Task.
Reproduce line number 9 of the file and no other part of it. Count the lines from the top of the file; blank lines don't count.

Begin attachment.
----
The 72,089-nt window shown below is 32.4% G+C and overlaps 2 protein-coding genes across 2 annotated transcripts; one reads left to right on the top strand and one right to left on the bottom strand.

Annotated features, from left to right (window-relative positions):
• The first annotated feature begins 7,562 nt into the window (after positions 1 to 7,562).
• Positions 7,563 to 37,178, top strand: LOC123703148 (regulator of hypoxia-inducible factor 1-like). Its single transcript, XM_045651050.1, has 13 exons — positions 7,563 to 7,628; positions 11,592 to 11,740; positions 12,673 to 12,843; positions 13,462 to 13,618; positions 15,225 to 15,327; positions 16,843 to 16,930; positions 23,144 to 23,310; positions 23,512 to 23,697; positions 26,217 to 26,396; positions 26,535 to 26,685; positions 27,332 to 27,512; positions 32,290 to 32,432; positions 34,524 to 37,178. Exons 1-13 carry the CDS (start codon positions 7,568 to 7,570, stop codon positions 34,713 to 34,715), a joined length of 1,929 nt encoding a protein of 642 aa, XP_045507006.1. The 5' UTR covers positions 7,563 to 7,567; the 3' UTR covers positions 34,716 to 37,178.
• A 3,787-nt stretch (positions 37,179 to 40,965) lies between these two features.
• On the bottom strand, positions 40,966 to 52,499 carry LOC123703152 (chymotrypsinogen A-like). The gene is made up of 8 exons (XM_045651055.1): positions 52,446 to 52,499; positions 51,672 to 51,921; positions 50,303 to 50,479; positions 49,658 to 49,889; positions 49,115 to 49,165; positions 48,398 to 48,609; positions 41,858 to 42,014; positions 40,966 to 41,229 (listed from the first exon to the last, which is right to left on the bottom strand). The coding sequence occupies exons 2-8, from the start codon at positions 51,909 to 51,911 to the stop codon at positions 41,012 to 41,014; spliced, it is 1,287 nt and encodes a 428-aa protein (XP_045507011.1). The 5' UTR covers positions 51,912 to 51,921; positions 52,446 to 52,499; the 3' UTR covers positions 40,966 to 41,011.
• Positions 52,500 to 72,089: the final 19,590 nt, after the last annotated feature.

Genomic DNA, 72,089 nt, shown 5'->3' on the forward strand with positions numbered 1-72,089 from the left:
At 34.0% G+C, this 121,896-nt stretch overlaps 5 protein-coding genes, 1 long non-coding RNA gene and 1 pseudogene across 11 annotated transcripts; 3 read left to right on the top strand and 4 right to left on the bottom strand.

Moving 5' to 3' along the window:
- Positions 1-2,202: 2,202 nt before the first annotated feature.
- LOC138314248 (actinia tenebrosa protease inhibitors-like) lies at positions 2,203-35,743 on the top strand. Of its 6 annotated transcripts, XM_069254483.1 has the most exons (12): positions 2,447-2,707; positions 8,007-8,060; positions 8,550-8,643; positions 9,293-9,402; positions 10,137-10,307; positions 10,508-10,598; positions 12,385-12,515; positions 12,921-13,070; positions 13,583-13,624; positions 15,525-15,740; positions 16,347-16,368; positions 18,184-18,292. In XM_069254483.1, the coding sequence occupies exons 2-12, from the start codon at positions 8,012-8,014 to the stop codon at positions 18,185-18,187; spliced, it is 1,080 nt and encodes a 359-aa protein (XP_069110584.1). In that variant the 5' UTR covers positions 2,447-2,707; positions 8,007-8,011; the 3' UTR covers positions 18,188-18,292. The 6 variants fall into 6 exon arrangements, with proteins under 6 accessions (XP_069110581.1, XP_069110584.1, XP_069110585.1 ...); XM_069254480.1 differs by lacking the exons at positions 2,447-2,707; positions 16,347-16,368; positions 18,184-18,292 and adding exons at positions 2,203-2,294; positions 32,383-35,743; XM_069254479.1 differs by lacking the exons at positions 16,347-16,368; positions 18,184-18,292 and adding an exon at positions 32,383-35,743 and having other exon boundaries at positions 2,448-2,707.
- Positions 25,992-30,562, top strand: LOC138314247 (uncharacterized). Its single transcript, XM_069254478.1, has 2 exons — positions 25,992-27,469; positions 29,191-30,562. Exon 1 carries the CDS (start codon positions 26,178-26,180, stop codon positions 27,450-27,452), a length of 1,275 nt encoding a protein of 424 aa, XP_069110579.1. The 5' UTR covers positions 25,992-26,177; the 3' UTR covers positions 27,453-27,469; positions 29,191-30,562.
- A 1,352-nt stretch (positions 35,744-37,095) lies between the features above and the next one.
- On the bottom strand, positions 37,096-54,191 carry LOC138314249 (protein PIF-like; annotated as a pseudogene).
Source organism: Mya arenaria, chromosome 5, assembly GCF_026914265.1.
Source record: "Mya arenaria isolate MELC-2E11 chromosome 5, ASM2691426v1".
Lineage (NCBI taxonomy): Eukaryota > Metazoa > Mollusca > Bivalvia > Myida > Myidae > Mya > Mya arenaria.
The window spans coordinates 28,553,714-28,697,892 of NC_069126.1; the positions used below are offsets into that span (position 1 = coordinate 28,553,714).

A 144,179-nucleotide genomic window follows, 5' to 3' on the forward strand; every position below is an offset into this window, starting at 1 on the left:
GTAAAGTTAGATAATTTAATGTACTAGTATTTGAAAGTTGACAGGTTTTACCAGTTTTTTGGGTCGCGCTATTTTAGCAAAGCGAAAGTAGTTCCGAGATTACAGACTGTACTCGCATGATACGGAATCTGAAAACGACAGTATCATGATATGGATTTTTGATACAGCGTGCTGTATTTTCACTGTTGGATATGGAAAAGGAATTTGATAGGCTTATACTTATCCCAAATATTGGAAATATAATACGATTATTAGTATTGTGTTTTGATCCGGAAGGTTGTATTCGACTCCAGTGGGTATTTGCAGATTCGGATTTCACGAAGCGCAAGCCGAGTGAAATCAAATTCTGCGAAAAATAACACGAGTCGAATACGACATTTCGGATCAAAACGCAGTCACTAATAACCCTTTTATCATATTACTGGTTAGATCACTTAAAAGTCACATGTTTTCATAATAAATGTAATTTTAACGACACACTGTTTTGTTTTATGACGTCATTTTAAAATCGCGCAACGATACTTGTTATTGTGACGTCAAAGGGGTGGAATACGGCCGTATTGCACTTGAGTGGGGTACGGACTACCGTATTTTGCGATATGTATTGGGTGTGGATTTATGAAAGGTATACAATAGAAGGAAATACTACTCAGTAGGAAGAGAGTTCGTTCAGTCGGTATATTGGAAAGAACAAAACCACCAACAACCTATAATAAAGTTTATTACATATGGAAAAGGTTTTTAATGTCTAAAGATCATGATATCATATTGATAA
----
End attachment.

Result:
At 34.0% G+C, this 121,896-nt stretch overlaps 5 protein-coding genes, 1 long non-coding RNA gene and 1 pseudogene across 11 annotated transcripts; 3 read left to right on the top strand and 4 right to left on the bottom strand.